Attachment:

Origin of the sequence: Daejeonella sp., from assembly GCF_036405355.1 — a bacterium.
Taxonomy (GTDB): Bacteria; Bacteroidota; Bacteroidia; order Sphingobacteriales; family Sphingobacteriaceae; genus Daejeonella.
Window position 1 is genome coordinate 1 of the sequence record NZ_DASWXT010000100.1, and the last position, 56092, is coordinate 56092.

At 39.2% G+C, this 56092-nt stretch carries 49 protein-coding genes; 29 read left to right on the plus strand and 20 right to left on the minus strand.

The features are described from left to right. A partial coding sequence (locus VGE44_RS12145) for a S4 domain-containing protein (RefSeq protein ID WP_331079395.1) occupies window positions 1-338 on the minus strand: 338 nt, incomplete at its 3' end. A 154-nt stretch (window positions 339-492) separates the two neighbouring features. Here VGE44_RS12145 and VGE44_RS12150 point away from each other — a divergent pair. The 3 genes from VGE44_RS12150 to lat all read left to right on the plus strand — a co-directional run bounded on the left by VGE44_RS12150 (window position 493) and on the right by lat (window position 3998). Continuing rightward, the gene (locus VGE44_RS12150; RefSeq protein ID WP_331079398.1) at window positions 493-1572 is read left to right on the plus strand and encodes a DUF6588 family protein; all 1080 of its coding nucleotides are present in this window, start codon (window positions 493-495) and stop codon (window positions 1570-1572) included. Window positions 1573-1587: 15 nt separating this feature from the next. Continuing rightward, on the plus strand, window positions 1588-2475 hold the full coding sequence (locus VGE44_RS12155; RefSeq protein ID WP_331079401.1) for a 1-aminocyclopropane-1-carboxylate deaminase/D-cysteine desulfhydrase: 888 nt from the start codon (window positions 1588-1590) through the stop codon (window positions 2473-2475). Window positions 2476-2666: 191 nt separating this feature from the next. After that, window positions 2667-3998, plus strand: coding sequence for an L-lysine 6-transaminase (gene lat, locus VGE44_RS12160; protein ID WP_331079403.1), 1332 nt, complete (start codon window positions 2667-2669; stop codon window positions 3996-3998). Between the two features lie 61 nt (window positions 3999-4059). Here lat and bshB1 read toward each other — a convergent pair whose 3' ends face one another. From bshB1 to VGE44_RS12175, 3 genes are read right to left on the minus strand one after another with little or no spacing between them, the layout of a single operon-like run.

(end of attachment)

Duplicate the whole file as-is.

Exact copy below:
Origin of the sequence: Daejeonella sp., from assembly GCF_036405355.1 — a bacterium.
Taxonomy (GTDB): Bacteria; Bacteroidota; Bacteroidia; order Sphingobacteriales; family Sphingobacteriaceae; genus Daejeonella.
Window position 1 is genome coordinate 1 of the sequence record NZ_DASWXT010000100.1, and the last position, 56092, is coordinate 56092.

At 39.2% G+C, this 56092-nt stretch carries 49 protein-coding genes; 29 read left to right on the plus strand and 20 right to left on the minus strand.

The features are described from left to right. A partial coding sequence (locus VGE44_RS12145) for a S4 domain-containing protein (RefSeq protein ID WP_331079395.1) occupies window positions 1-338 on the minus strand: 338 nt, incomplete at its 3' end. A 154-nt stretch (window positions 339-492) separates the two neighbouring features. Here VGE44_RS12145 and VGE44_RS12150 point away from each other — a divergent pair. The 3 genes from VGE44_RS12150 to lat all read left to right on the plus strand — a co-directional run bounded on the left by VGE44_RS12150 (window position 493) and on the right by lat (window position 3998). Continuing rightward, the gene (locus VGE44_RS12150; RefSeq protein ID WP_331079398.1) at window positions 493-1572 is read left to right on the plus strand and encodes a DUF6588 family protein; all 1080 of its coding nucleotides are present in this window, start codon (window positions 493-495) and stop codon (window positions 1570-1572) included. Window positions 1573-1587: 15 nt separating this feature from the next. Continuing rightward, on the plus strand, window positions 1588-2475 hold the full coding sequence (locus VGE44_RS12155; RefSeq protein ID WP_331079401.1) for a 1-aminocyclopropane-1-carboxylate deaminase/D-cysteine desulfhydrase: 888 nt from the start codon (window positions 1588-1590) through the stop codon (window positions 2473-2475). Window positions 2476-2666: 191 nt separating this feature from the next. After that, window positions 2667-3998, plus strand: coding sequence for an L-lysine 6-transaminase (gene lat, locus VGE44_RS12160; protein ID WP_331079403.1), 1332 nt, complete (start codon window positions 2667-2669; stop codon window positions 3996-3998). Between the two features lie 61 nt (window positions 3999-4059). Here lat and bshB1 read toward each other — a convergent pair whose 3' ends face one another. From bshB1 to VGE44_RS12175, 3 genes are read right to left on the minus strand one after another with little or no spacing between them, the layout of a single operon-like run.